Can I get the court to order a public retraction and/or apology for intentional infliction of emotional distress?

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Can I get the court to order a public retraction and/or apology for intentional infliction of emotional distress?

I’m a free lance artist. A client hired me to design a remodel for
their commercial building. I delivered the design, they paid for the
design. The local newspaper eventually did an article on local
building upgrades that I designed, including the one I did for the
client.
Unknown to me the client, a contractor, was taking credit for the
design and scored a couple of contracts based on this deception. I
don’t know what may have come of that, but have a taped answering
machine message that says ‘Tom O’Hara, this is and I want you
to know that I’m making it my mission in life to see that you don’t
sell any art, play any music, get any work or go to any parties in
this town ever again.’ She has been prolific and now in this town,
at 75, I’m an untouchable. Depression set in and I’ve been getting
treatments. I’ve been advised that I could possibly get a retraction
and public apology and maybe a cease and desist. What do you advise?

Asked on February 19, 2018 under Personal Injury, California

Answers:

SJZ, Member, New York Bar / FreeAdvice Contributing Attorney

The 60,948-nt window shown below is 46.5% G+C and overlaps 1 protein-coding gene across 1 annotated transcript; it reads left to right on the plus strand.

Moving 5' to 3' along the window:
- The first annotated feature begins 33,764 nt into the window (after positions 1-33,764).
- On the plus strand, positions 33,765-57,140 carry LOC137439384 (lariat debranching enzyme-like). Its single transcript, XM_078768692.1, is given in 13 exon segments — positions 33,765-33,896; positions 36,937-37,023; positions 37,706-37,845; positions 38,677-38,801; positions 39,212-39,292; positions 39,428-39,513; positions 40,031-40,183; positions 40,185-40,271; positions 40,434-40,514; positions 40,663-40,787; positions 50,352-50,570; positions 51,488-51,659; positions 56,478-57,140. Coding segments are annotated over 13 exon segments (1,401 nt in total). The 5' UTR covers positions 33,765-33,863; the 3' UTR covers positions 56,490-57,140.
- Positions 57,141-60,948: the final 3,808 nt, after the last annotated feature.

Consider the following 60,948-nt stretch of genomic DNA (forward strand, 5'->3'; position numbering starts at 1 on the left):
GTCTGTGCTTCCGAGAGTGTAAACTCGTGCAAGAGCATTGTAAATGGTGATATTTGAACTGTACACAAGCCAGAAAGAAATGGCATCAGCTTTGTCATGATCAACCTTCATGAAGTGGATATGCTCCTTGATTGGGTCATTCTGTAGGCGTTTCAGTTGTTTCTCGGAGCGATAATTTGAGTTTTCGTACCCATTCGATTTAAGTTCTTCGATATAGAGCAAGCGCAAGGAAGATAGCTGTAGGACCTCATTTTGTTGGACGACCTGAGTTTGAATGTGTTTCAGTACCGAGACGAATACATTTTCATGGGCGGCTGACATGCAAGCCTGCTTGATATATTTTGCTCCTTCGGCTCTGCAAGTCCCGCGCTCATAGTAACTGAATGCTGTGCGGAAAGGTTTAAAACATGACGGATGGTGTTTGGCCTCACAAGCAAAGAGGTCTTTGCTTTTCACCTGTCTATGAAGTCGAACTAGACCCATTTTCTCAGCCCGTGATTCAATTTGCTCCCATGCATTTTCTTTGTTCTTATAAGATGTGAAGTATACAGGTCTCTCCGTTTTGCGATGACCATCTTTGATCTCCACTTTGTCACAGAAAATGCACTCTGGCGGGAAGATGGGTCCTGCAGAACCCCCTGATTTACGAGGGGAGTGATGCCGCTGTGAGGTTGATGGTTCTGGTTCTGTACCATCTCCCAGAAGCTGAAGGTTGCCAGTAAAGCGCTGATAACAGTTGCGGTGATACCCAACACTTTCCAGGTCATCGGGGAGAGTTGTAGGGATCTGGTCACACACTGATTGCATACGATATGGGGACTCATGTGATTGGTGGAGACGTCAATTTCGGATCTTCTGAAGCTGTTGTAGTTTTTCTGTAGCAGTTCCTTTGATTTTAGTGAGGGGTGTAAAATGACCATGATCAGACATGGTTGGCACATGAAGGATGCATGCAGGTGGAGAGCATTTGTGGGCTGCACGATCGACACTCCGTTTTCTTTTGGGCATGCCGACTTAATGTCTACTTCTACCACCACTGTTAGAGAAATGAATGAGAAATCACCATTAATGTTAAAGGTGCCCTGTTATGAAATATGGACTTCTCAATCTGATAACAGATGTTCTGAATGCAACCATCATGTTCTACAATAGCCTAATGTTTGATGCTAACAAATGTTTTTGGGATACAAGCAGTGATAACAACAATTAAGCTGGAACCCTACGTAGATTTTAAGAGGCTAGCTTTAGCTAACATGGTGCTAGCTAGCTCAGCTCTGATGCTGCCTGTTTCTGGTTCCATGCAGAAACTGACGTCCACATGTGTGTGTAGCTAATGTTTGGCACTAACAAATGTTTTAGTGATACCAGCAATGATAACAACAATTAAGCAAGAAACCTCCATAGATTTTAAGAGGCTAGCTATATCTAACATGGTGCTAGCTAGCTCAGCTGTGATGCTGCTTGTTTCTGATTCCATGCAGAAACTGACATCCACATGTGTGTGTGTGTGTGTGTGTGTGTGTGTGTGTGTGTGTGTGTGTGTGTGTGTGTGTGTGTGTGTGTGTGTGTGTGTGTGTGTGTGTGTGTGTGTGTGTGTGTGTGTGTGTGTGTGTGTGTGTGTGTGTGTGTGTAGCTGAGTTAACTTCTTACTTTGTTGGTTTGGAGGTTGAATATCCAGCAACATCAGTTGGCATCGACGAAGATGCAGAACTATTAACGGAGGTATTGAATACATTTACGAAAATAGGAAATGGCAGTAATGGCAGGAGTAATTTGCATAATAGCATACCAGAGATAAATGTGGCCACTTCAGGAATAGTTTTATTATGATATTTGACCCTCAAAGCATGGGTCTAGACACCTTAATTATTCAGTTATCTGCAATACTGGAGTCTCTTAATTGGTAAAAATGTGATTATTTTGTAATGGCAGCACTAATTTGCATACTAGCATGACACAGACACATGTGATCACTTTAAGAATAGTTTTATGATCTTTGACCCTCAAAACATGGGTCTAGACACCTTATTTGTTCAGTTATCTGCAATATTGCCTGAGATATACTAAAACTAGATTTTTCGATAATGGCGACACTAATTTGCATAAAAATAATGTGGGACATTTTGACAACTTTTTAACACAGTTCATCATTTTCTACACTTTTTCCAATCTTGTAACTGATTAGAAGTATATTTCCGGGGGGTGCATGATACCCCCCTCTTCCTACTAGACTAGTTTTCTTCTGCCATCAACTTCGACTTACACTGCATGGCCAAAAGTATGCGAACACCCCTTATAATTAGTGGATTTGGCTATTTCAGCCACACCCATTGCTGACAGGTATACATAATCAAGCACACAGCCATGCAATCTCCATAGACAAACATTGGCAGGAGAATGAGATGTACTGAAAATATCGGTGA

Answered 3 years ago | Contributor

A person is allowed to try to get others to not hire or associate with you: there is no law against that, so you can't sue because they are "blackballing" you. Someone can tell friends, associates, etc. not to work with you, invite you to anything, etc. You cannot sue on this basis and so have no leverage to get a retraction or apology.
The above said, however, if she has LIED about you in a provable way (since if you can't prove it, you won't win in court) to others and that damages your reputation, that is defamation and you could sue on that basis. Defamation is the making of an untrue factual assertion--it must be an untrue fact, since true facts and negative opinions, no matter how harmful, are not defamation. Examples:
1) She claims that your original design was bad and she had to personally redo it, when in fact she used your design as submitted: that is an untrue factual claim and would be defamation if it damages your reputation. Or she claims that you have stolen your work from others, when you have not: again, defamation.
2) She claims that you are unpleasant and unprofessional: that is an opinion (her opinion; a subjective value judgment) and is not defamation. Everyone is legally entitled to an opinion.
3) She claims that you do not have formal architectural training when it is true that you do not: as a true fact, that is not defamation.
If you believe you were defamed, contact a personal injury attorney (the same ones as do car accident and slip and fall cases) to evaluate whether you have a valid case, how strong it is, and what it might be worth.


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